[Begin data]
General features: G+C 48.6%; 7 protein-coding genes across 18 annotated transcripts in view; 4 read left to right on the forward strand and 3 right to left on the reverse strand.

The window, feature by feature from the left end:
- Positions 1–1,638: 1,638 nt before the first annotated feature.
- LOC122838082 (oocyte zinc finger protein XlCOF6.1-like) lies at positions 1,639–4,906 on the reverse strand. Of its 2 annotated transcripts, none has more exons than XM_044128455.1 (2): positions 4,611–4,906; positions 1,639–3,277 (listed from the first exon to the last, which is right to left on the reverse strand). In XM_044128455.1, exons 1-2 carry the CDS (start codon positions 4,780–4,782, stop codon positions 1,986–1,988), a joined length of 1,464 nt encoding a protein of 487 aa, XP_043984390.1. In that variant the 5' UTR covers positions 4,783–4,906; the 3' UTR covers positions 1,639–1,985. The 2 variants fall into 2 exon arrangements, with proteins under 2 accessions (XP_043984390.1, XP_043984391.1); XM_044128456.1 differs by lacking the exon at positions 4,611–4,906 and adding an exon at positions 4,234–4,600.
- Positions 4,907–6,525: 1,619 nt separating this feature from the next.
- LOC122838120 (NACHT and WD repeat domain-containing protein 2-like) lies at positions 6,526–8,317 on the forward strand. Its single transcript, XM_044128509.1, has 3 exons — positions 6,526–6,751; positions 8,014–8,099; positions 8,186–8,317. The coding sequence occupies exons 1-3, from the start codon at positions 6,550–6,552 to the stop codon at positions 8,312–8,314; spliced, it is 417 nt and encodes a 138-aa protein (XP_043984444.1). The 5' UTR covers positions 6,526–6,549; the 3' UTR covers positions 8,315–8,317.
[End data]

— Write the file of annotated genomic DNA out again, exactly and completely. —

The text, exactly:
General features: G+C 48.6%; 7 protein-coding genes across 18 annotated transcripts in view; 4 read left to right on the forward strand and 3 right to left on the reverse strand.

The window, feature by feature from the left end:
- Positions 1–1,638: 1,638 nt before the first annotated feature.
- LOC122838082 (oocyte zinc finger protein XlCOF6.1-like) lies at positions 1,639–4,906 on the reverse strand. Of its 2 annotated transcripts, none has more exons than XM_044128455.1 (2): positions 4,611–4,906; positions 1,639–3,277 (listed from the first exon to the last, which is right to left on the reverse strand). In XM_044128455.1, exons 1-2 carry the CDS (start codon positions 4,780–4,782, stop codon positions 1,986–1,988), a joined length of 1,464 nt encoding a protein of 487 aa, XP_043984390.1. In that variant the 5' UTR covers positions 4,783–4,906; the 3' UTR covers positions 1,639–1,985. The 2 variants fall into 2 exon arrangements, with proteins under 2 accessions (XP_043984390.1, XP_043984391.1); XM_044128456.1 differs by lacking the exon at positions 4,611–4,906 and adding an exon at positions 4,234–4,600.
- Positions 4,907–6,525: 1,619 nt separating this feature from the next.
- LOC122838120 (NACHT and WD repeat domain-containing protein 2-like) lies at positions 6,526–8,317 on the forward strand. Its single transcript, XM_044128509.1, has 3 exons — positions 6,526–6,751; positions 8,014–8,099; positions 8,186–8,317. The coding sequence occupies exons 1-3, from the start codon at positions 6,550–6,552 to the stop codon at positions 8,312–8,314; spliced, it is 417 nt and encodes a 138-aa protein (XP_043984444.1). The 5' UTR covers positions 6,526–6,549; the 3' UTR covers positions 8,315–8,317.